The word “titanium” is rarely uttered in the pump world. Yet, titanium offers unique opportunities for many industrial applications. Among them are:
• Elevated strength-to-density ratio
• Low density – roughly half the weight of steel, nickel and copper alloys, which translates into significantly improved rotor dynamics of the titanium rotors
• Exceptional corrosion resistance – superior for chlorides, seawater, sour and oxidizing acidic media
• Excellent elevated temperature properties (up to 600°F)
• Excellent properties at low temperature. ASME allows usage of Titanium Grade 1 and Grade 2 to –75°F
In the past, more wider applicational opportunities of titanium have been restricted primarily due to high cost. However, advances in technology and manufacturing processes have now made significant strides in reducing the cost, thus making titanium an excellent material of choice of numerous applications.
When comparing chemical resistance of metal alloys, four metals usually stand out in the crowd: 316SS, C-20, Hastelloy and titanium. According to the “Fybroc Chemical Resistance Guide, Application Data,” titanium, (the only one with an “A” rating), outperforms all the others above for such chemicals as Adiptic Acid, Ammonium Bicarbonate, Ammonium Carbonite, Ammonium Citrate, Aniline, Arsenic Acid, Arsenous Acid, Barium Sulfide, Butyl Benzyl Phthalate, Butylene Glycol, Calcium Carbonate, Calcium Hypochlorite, Calcium Nitrate, Calcium Sulfate, Calcium Sulfite, Chlorine Dioxide, Chlorine Water, Chloroacetic Acid, Chloroform, Cobalt Citrate, Dichloroethylene, Diphenyl Oxide, Ferric Chloride, Ferrous Chloride, Fertilizer Urea Ammonium Nitrate Composition, Gluconic Acid, Hydriodic Acid, Hydrobromic Acid, Iron Plating Solution, Lithium Carbonate, Lithium Hypochlorite, Magnesium Bisulfite, Magnesium Phosphate, Methyl Ethyl Ketone (MEK), Methyl Isobutyl Ketone (MIBK), Nickel Nitrate, Perchloric Acid, Peroxide Bleach, Potassium Bicarbonate, Potassium Bromide, Potassium Dichromate, Potassium Ferricyanide, Potassium Permanganate, Potassium Sulfate, Propionic Acid, Propylene Glycol, Silver Nitrate, Sodium Bromide, Sodium Chlorate, Sodium Chloride, Sodium Hypochlorite, Styrene Acrylic Emulsion, Sulfur for Fungicides, Tartaric Acid, Titanium Tetrochloride, Urea.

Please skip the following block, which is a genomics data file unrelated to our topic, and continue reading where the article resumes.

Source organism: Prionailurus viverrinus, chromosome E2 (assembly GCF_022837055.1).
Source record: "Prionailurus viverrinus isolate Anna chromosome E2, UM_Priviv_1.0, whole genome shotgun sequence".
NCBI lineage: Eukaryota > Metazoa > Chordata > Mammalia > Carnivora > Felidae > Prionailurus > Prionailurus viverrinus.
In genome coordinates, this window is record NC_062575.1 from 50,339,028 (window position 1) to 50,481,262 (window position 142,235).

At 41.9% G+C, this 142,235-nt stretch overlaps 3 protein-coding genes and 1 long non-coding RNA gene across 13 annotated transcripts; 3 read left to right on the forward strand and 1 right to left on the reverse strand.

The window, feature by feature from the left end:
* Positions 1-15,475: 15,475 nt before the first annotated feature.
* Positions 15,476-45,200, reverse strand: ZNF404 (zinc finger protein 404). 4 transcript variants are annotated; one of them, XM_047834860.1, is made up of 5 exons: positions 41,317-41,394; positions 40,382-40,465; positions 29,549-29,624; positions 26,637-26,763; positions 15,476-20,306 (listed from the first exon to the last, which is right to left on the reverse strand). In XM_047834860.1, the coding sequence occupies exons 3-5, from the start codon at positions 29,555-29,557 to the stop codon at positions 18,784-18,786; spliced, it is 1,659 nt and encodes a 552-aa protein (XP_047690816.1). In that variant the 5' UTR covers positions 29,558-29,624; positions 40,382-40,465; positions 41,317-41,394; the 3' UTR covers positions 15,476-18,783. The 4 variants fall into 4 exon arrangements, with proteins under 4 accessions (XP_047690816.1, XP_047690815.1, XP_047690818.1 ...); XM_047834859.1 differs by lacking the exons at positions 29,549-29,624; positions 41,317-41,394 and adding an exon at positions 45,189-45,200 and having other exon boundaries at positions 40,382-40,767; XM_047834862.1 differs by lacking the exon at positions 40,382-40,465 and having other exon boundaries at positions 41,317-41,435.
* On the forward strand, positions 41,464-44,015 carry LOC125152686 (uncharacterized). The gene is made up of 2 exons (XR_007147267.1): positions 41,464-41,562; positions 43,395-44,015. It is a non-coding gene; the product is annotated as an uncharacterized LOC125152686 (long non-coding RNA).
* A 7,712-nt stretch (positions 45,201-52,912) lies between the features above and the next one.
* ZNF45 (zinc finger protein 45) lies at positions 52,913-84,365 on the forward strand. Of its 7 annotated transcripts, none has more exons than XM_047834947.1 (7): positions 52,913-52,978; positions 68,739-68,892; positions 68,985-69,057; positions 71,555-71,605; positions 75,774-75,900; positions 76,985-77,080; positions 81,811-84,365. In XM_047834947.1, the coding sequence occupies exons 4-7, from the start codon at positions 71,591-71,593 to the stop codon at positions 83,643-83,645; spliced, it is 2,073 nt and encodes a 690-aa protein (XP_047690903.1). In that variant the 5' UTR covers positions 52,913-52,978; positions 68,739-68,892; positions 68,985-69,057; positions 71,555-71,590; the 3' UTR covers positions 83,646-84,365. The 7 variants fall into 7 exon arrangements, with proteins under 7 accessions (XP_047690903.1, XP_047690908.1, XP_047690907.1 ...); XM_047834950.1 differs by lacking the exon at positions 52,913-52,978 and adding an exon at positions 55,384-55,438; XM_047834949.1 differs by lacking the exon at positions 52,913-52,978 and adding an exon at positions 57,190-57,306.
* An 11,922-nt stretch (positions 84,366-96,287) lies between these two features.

For the following, titanium is the only choice. Others rated as outright unacceptable were: Bromine Wet Gas, Concentrated Ferric Chloride, Wet Gas Hydrogen Bromide, Sodium Chlorite, Uran Fertilizer Urea Ammonium Nitrite Composition, Urea Ammonia Water Nitrate.
“Machinery Handbook” (23rd Edition, page 607) states: “Titanium is outstanding in its resistance to strongly oxidizing acids, aqueous chloride solutions, moist chlorine gas, sodium hypochlorite, and seawater and brine solutions. Its uses in aircraft engine compressors and in airframe structures are based on both its high corrosion resistance and high strength to weight ratio.”
“Materials Selection for Hydrocarbon and Chemical Plant” (David Hansen, Robert Puyear) says: “Titanium (melting point: 3034°F), is a reactive, refractory metal. The most common use of titanium and its alloys in the hydrocarbon and chemical process industries is in heat transfer applications. It is resistant to a wide range of range of both organic and inorganic corrodents. It finds relatively widespread acceptance as heat exchanger tubing for corrosive processes on one side and corrosive cooling water such as seawater on the other side. Titanium is also commonly used for wet chlorine and for concentrated hot caustic solutions. Titanium usage is becoming more common as it becomes more cost competitive with conventional corrosion resistant alloys such as the 300-series stainless steels. Titanium can be useful in mildly reducing applications such as wet alkaline sour overhead condensing systems, if they are properly designed and fabricated. However, titanium (and the other reactive and refractory metals) can be unstable in strongly reducing environments. Selection should be based on experience or should be justified by a testing program. Titanium can become unstable in the presence of powerful oxidizers. Examples include dry chlorine, red fuming nitric acid and liquid oxygen. In addition, titanium can be embrittled by the formation of hydrides.”
A zero corrosion allowance can be specified for titanium, resulting in lower wall thickness. This, coupled with the adequate mechanical strength permits titanium tubing to be used with unusually thin walls.
Corrosion resistance is not the only strength. Titanium also has the extraordinary erosion resistance, about 20 times better then Cu-Ni alloys. Coefficient of thermal expansion is also low – almost half of stainless steel.
The relative obscurity of titanium in the pump world is due to relatively few applications that would justify the cost. However, with applications becoming more sophisticated and costs of titanium reducing, it may be a worthwhile alternative to consider.
Dr. Lev Nelik, P.E., APICS, President, Pumping Machinery LLC, has 30 years experience with pumps and pumping equipment. He is a Registered Professional Engineer, with over 50 publications on pumps and related pumping equipment. He teaches pump training courses in the US and worldwide, and consults on pumps operations and troubleshooting, engineering aspects of centrifugal and positive displacement pumps, maintenance methods to improve reliability, improve energy savings, and optimize pump-to-system operation.